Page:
Generating secure random numbers with openssl

October 23, 2014
By

(This article was first published on OpenCPU, and kindly contributed to R-bloggers)

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I started working on a new R package with bindings for OpenSSL. The initial release is now available from CRAN. To install the package on Linux you need libssl-dev (Debian/Ubuntu) or openssl-devel (Fedora, RHEL, CentOS). For Mac and Windows, precompiled binaries are available from CRAN as usual. The Mac version is compiled against the version of OpenSSL that is included with OSX. See the comments in Makevars if you want to compile against a more recent version of OpenSSL.

Secure random numbers

The initial release of openssl implements bindings to the OpenSSL random number generator, which will be used to generate session keys in the upcoming version of the OpenCPU system. This feature was requested by Ruben Arslan who noted that the default RNG in R is not suitable for this because it is predictable and lack of entropy can lead to collisions. I’m not a crypto expert but it seems like everyone uses OpenSSL for secure RNG, hence this new package. For implementation details, see the respective OpenSSL documentation pages.

The rand_bytes and rand_pseudo_bytes functions return a raw vector with random bytes:

library(openssl)
rand_bytes(10)
# [1] 3b a7 0f 85 e7 c6 cd 15 cb 5f

To convert them to integers (0-255) simply use as.numeric:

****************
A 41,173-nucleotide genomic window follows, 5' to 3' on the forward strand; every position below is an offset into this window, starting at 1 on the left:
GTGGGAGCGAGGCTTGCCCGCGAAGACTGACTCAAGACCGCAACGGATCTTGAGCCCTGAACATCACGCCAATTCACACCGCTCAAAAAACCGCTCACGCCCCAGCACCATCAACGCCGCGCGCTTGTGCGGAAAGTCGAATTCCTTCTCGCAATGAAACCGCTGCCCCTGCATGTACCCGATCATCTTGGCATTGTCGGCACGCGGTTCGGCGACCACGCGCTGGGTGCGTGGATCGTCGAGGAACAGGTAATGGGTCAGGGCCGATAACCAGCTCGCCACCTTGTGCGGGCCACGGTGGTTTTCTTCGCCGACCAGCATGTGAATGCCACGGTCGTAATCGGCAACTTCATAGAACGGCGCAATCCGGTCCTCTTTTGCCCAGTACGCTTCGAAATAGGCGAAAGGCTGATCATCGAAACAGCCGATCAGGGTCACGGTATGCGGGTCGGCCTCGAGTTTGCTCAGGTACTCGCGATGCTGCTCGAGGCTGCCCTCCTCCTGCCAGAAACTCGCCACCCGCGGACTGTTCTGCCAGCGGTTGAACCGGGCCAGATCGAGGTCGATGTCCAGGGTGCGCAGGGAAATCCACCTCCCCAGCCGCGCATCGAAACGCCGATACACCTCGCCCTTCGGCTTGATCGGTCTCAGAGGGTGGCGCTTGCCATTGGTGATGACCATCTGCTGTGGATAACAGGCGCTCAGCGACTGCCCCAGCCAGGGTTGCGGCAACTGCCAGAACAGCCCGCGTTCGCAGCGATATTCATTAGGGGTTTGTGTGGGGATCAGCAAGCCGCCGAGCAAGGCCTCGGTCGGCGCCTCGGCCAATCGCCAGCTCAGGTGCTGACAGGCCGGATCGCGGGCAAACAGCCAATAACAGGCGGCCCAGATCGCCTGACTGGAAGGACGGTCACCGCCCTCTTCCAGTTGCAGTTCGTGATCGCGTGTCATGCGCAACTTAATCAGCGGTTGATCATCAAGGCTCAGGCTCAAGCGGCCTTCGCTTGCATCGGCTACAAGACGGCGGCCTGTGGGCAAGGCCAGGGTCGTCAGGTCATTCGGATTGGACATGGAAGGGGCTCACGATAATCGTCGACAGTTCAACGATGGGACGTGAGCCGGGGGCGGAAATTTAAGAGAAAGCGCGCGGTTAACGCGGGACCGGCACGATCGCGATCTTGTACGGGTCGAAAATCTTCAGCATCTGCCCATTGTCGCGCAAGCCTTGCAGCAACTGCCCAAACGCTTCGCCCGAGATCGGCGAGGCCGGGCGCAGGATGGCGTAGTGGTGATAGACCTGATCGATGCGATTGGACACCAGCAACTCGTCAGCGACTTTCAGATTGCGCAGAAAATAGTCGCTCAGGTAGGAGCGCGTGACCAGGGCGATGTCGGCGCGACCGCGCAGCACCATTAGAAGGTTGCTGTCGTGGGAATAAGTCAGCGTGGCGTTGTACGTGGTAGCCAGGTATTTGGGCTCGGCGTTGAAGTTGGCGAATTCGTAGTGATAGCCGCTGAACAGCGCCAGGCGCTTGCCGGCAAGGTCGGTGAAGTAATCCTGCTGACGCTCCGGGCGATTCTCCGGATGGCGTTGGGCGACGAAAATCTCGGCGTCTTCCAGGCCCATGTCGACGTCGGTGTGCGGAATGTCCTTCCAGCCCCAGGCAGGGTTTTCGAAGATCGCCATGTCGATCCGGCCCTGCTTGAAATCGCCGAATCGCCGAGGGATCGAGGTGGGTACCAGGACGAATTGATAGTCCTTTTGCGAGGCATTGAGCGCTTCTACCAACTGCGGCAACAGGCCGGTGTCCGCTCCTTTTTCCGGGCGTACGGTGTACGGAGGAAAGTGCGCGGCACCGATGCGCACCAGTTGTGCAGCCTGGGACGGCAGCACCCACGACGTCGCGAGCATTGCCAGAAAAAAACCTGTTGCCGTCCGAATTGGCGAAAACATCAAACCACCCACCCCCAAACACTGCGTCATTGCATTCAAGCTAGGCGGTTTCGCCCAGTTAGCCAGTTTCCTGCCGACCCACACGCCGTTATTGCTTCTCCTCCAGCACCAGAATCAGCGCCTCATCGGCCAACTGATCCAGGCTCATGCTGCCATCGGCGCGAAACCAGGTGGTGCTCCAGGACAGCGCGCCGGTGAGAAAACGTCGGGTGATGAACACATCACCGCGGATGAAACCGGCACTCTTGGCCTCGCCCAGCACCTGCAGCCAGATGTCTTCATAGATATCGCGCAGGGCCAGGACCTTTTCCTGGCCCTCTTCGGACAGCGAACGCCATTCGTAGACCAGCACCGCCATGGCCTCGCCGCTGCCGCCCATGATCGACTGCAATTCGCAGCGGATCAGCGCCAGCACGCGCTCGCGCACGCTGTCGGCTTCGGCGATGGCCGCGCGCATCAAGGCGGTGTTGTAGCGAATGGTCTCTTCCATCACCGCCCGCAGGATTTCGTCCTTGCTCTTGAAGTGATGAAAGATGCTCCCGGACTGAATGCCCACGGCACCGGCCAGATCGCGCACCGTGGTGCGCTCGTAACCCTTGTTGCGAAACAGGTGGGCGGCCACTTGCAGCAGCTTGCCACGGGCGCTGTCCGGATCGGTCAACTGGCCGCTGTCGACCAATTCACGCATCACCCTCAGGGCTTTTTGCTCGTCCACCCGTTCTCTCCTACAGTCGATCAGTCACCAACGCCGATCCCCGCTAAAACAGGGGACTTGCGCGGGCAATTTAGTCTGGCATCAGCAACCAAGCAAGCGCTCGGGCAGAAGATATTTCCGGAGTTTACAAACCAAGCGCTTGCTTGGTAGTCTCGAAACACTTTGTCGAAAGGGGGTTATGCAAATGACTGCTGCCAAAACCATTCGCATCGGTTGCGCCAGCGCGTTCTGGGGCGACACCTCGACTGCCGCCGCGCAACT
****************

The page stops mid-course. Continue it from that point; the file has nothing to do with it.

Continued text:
> as.numeric(rand_bytes(10))
# [1]  15 149 231  77  18  29 219 191 165 112

Or convert bits to booleans:

> rnd <- rand_bytes(1)
> as.logical(rawToBits(rnd))
# [1] FALSE FALSE  TRUE FALSE FALSE  TRUE  TRUE  TRUE

Probability distributions

Mapping random bytes to a continuous distribution requires a bit of math. For example to combine four 8bit bytes into a single 32bit double from the standard uniform distribution:

rand_unif <- function(n){
  x <- matrix(as.numeric(openssl::rand_bytes(n*4)), ncol = 4)
  as.numeric(x %*% 256^-(1:4))
}
rand_unif(5)
# [1] 0.8094907 0.8180394 0.0743821 0.6031131 0.8488938

And from U(0,1) we can map into draws from a probability distribution using its CDF:

rand_norm <- function(n, ...){
  qnorm(rand_unif(n), ...)
}
rand_norm(5, mean = 100, sd = 15)
# [1] 101.86120 123.84420  70.15235  81.50505  86.46514

However note the native R random number generators are much faster and have better numeric properties. Also the OpenSSL RNG is not intended for generating large sequences of random numbers as often used in statistics. It is mainly useful in situations where it is critical to create a little bit of secure randomness that can not be manipulated. Typical applications include encryption keys, drinking games, or raffle drawings at your local R user group.

More fun stuff

OpenSSL has a lot of other useful stuff which we coud add to the R package in future versions. In particular public key methods to sign and verify packages is something that R and CRAN could really benefit from. Simon Urbanek is working on something similar as well in the PKI package, which also builds on OpenSSL.

If you you would like to see some other OpenSSL functionality in the R package, feel free to send a pull request with bindings on github. It would be great to have people involved with better understanding cryptographic methods.

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